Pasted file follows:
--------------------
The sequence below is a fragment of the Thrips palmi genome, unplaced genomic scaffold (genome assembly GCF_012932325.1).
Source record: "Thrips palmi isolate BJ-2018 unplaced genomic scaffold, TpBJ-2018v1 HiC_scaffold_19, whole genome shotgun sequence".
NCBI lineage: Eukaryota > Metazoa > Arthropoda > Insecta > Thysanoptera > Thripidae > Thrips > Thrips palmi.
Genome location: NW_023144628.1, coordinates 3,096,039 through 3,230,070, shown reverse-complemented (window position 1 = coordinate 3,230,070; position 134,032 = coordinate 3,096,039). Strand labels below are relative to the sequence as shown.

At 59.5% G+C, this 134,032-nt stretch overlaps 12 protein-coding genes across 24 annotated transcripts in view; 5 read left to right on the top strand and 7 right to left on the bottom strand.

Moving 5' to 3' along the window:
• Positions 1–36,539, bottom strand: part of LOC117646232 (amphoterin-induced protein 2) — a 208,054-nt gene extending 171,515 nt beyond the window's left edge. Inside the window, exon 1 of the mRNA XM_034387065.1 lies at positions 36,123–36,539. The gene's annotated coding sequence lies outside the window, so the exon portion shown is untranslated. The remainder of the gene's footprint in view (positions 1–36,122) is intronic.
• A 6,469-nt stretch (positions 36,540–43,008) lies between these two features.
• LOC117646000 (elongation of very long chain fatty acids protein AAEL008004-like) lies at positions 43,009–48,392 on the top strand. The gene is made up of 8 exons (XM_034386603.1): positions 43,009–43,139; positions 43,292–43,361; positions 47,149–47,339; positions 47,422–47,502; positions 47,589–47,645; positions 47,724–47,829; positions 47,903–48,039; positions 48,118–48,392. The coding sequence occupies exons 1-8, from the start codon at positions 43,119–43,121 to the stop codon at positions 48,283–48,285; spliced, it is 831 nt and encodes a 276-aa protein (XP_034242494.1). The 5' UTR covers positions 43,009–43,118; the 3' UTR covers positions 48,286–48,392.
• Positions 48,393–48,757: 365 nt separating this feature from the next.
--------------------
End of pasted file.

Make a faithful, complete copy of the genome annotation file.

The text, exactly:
The sequence below is a fragment of the Thrips palmi genome, unplaced genomic scaffold (genome assembly GCF_012932325.1).
Source record: "Thrips palmi isolate BJ-2018 unplaced genomic scaffold, TpBJ-2018v1 HiC_scaffold_19, whole genome shotgun sequence".
NCBI lineage: Eukaryota > Metazoa > Arthropoda > Insecta > Thysanoptera > Thripidae > Thrips > Thrips palmi.
Genome location: NW_023144628.1, coordinates 3,096,039 through 3,230,070, shown reverse-complemented (window position 1 = coordinate 3,230,070; position 134,032 = coordinate 3,096,039). Strand labels below are relative to the sequence as shown.

At 59.5% G+C, this 134,032-nt stretch overlaps 12 protein-coding genes across 24 annotated transcripts in view; 5 read left to right on the top strand and 7 right to left on the bottom strand.

Moving 5' to 3' along the window:
• Positions 1–36,539, bottom strand: part of LOC117646232 (amphoterin-induced protein 2) — a 208,054-nt gene extending 171,515 nt beyond the window's left edge. Inside the window, exon 1 of the mRNA XM_034387065.1 lies at positions 36,123–36,539. The gene's annotated coding sequence lies outside the window, so the exon portion shown is untranslated. The remainder of the gene's footprint in view (positions 1–36,122) is intronic.
• A 6,469-nt stretch (positions 36,540–43,008) lies between these two features.
• LOC117646000 (elongation of very long chain fatty acids protein AAEL008004-like) lies at positions 43,009–48,392 on the top strand. The gene is made up of 8 exons (XM_034386603.1): positions 43,009–43,139; positions 43,292–43,361; positions 47,149–47,339; positions 47,422–47,502; positions 47,589–47,645; positions 47,724–47,829; positions 47,903–48,039; positions 48,118–48,392. The coding sequence occupies exons 1-8, from the start codon at positions 43,119–43,121 to the stop codon at positions 48,283–48,285; spliced, it is 831 nt and encodes a 276-aa protein (XP_034242494.1). The 5' UTR covers positions 43,009–43,118; the 3' UTR covers positions 48,286–48,392.
• Positions 48,393–48,757: 365 nt separating this feature from the next.